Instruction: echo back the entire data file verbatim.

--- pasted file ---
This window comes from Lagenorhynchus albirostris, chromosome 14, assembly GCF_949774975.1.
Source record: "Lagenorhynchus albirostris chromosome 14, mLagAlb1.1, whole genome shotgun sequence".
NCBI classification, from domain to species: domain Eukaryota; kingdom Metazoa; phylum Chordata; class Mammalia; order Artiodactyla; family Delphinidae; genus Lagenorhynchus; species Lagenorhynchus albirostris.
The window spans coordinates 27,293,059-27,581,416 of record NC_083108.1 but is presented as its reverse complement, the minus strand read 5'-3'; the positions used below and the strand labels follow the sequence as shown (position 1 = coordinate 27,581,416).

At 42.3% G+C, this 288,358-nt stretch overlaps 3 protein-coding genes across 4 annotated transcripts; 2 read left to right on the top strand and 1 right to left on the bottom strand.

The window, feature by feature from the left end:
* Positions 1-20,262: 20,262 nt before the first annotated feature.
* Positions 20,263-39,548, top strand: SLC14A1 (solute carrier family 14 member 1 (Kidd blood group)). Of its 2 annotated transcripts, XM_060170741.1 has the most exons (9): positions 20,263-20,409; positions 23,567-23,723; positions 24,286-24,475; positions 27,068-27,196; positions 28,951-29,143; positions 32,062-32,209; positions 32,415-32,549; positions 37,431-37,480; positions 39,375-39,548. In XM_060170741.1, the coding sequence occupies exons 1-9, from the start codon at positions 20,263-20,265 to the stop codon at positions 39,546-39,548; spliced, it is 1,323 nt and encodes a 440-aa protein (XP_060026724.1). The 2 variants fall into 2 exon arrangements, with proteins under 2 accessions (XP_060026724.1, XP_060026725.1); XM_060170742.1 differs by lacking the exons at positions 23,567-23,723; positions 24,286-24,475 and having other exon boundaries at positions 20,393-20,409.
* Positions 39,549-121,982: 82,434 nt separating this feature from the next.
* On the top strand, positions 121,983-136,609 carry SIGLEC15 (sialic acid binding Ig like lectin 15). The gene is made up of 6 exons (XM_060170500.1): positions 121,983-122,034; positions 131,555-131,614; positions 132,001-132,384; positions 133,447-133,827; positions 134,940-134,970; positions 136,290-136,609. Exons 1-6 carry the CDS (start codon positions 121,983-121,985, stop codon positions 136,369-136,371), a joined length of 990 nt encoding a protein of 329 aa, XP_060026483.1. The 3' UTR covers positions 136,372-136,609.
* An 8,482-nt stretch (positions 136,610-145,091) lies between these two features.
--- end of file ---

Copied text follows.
This window comes from Lagenorhynchus albirostris, chromosome 14, assembly GCF_949774975.1.
Source record: "Lagenorhynchus albirostris chromosome 14, mLagAlb1.1, whole genome shotgun sequence".
NCBI classification, from domain to species: domain Eukaryota; kingdom Metazoa; phylum Chordata; class Mammalia; order Artiodactyla; family Delphinidae; genus Lagenorhynchus; species Lagenorhynchus albirostris.
The window spans coordinates 27,293,059-27,581,416 of record NC_083108.1 but is presented as its reverse complement, the minus strand read 5'-3'; the positions used below and the strand labels follow the sequence as shown (position 1 = coordinate 27,581,416).

At 42.3% G+C, this 288,358-nt stretch overlaps 3 protein-coding genes across 4 annotated transcripts; 2 read left to right on the top strand and 1 right to left on the bottom strand.

The window, feature by feature from the left end:
* Positions 1-20,262: 20,262 nt before the first annotated feature.
* Positions 20,263-39,548, top strand: SLC14A1 (solute carrier family 14 member 1 (Kidd blood group)). Of its 2 annotated transcripts, XM_060170741.1 has the most exons (9): positions 20,263-20,409; positions 23,567-23,723; positions 24,286-24,475; positions 27,068-27,196; positions 28,951-29,143; positions 32,062-32,209; positions 32,415-32,549; positions 37,431-37,480; positions 39,375-39,548. In XM_060170741.1, the coding sequence occupies exons 1-9, from the start codon at positions 20,263-20,265 to the stop codon at positions 39,546-39,548; spliced, it is 1,323 nt and encodes a 440-aa protein (XP_060026724.1). The 2 variants fall into 2 exon arrangements, with proteins under 2 accessions (XP_060026724.1, XP_060026725.1); XM_060170742.1 differs by lacking the exons at positions 23,567-23,723; positions 24,286-24,475 and having other exon boundaries at positions 20,393-20,409.
* Positions 39,549-121,982: 82,434 nt separating this feature from the next.
* On the top strand, positions 121,983-136,609 carry SIGLEC15 (sialic acid binding Ig like lectin 15). The gene is made up of 6 exons (XM_060170500.1): positions 121,983-122,034; positions 131,555-131,614; positions 132,001-132,384; positions 133,447-133,827; positions 134,940-134,970; positions 136,290-136,609. Exons 1-6 carry the CDS (start codon positions 121,983-121,985, stop codon positions 136,369-136,371), a joined length of 990 nt encoding a protein of 329 aa, XP_060026483.1. The 3' UTR covers positions 136,372-136,609.
* An 8,482-nt stretch (positions 136,610-145,091) lies between these two features.